Zakaria shelves political album

HARARE - Veterna sungura artiste Nicholas Zakaria’s long-promised debut political album may not materialise after all.

Three months ago the “Mabvi Nemagokora” hit-maker told the Daily News that the worsening economic and political  situation had prompted him to compose political songs for the first time since he first ventured into music in 1975.

But after observing from a distance the recent spate of violence by police officers on civilians, the veteran musician is having second thoughts about the project.

Yesterday Zakaria conceded that he had significantly watered down the intended politically-charged album for fear of being victimised.

“I have decided to change many songs on the forthcoming album out of fear. The album was supposed to be released in July but I have pushed the dates to September,” said Zakaria.

To avoid angering the authorities, the sungura artiste has opted for parables.

“To those who can interpret parables, they will easily understand the messages on this album.The political messages will come in a subtle way,” said Zakaria.

When he first spoke to the Daily News on the matter, the sungura star, however, emphasised that the messages on his album are not targeting local politicians only.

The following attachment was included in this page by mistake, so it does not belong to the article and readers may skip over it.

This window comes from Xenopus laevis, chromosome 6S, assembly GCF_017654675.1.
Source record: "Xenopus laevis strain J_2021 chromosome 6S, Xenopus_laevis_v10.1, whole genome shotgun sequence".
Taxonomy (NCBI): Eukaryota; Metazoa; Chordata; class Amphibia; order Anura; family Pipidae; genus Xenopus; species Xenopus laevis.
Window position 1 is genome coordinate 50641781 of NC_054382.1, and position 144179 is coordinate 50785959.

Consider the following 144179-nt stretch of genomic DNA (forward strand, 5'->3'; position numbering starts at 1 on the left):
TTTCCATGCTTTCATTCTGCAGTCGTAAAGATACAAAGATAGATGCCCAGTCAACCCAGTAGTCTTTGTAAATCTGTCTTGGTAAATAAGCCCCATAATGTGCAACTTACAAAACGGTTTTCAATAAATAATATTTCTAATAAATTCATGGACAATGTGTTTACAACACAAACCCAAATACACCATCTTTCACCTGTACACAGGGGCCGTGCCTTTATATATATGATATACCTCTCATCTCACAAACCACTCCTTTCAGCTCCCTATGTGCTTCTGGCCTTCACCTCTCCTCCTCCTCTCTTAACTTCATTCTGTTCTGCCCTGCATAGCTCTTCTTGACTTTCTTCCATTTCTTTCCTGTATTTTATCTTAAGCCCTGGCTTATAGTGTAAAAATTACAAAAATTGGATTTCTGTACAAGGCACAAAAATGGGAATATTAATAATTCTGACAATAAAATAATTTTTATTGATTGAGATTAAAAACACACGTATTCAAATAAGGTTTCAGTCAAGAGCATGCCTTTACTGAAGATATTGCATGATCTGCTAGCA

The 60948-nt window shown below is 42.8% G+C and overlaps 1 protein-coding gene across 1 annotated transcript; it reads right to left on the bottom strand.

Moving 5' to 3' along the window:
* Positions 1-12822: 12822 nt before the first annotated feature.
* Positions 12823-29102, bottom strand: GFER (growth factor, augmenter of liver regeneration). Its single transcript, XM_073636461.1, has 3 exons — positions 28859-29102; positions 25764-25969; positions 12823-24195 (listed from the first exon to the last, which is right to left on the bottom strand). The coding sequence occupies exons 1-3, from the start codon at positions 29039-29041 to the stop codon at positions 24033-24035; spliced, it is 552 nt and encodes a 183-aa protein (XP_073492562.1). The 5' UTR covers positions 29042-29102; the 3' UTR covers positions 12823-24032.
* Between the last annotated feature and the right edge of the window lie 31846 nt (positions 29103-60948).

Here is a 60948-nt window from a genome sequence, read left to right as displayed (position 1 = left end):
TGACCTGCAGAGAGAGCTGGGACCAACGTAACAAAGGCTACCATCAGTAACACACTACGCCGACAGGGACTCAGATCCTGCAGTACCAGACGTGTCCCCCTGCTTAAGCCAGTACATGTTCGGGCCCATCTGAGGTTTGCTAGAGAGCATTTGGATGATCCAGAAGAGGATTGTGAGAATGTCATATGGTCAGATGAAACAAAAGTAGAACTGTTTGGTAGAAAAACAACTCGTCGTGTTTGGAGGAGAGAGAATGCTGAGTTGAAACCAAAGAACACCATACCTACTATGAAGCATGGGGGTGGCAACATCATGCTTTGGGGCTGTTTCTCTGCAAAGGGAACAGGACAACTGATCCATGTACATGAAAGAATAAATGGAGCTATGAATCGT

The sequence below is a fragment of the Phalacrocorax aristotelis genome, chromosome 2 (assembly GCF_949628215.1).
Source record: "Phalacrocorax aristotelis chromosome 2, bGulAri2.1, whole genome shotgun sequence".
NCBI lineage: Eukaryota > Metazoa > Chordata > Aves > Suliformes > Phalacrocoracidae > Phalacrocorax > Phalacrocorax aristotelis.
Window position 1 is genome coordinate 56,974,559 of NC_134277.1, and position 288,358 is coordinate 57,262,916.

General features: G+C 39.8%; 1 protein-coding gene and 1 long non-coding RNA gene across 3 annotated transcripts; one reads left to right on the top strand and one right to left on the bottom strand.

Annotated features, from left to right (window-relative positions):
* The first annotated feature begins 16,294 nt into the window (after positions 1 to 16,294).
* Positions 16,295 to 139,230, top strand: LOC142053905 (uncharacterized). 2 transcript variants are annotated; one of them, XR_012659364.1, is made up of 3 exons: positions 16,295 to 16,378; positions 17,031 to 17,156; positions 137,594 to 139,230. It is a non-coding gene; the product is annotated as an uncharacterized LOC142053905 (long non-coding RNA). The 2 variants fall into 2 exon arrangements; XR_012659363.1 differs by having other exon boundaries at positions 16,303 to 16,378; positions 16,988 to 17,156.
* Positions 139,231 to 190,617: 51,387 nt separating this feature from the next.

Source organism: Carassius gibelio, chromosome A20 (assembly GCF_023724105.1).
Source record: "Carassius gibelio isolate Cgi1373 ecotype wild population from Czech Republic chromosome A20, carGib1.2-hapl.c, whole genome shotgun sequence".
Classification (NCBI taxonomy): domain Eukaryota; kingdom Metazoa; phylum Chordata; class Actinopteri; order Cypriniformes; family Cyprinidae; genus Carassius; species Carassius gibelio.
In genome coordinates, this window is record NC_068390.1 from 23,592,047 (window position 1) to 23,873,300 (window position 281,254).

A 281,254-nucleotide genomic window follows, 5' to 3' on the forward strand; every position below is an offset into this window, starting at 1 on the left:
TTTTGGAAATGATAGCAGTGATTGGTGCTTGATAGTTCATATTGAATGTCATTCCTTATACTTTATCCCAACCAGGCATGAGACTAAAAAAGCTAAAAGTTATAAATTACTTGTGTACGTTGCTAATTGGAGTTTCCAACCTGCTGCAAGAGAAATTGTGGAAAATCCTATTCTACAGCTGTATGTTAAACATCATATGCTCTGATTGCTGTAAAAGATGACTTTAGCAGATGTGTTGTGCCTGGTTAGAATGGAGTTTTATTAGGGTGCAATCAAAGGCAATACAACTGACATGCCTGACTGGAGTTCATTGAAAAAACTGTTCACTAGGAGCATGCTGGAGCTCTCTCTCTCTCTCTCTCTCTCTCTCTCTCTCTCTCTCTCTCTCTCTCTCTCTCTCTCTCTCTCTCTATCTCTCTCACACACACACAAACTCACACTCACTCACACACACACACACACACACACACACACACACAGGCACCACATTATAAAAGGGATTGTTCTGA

“I wish I could sing in all languages spoken on this earth so that my message will be effectively heard. The ever deteriorating economic and political situation is not only affecting Zimbabwe;it is a global concern.

“My message is about urging leaders to lead by example not just mere talking while acting in opposite manner,” said the Khiama Boys front man.

If Zakaria goes ahead with the release of the political album, it could suffer the same fate as Hosia Chipanga’s latest four-track album titled “Gamba” which has been unofficially banned by radio stations due to the politically-charged messages it contains.

The title track of Chipanga’s latest album wonders how a veteran military man like General Solomon Mujuru succumbed so easily to a mysterious fire at his Beatrice farm five years ago.

Other potent songs on the album include “KwaMarange” which attacks the state for mismanaging the mining of Marange diamonds. Chipanga claims in the song that the people living near the diamond fields are poorer than they were before the gems were discovered.

On “Vendor” the controversial wordsmith says Zimbabwe has been reduced to a nation of vendors while the police have abandoned their constitutional duty of fighting crime and are now focusing on “fundraising” efforts.

Post a comment

Readers are kindly requested to refrain from using abusive, vulgar, racist, tribalistic, sexist, discriminatory and hurtful language when posting their comments on the Daily News website.
Those who transgress this civilised etiquette will be barred from contributing to our online discussions.
- Editor

Your email address will not be shared.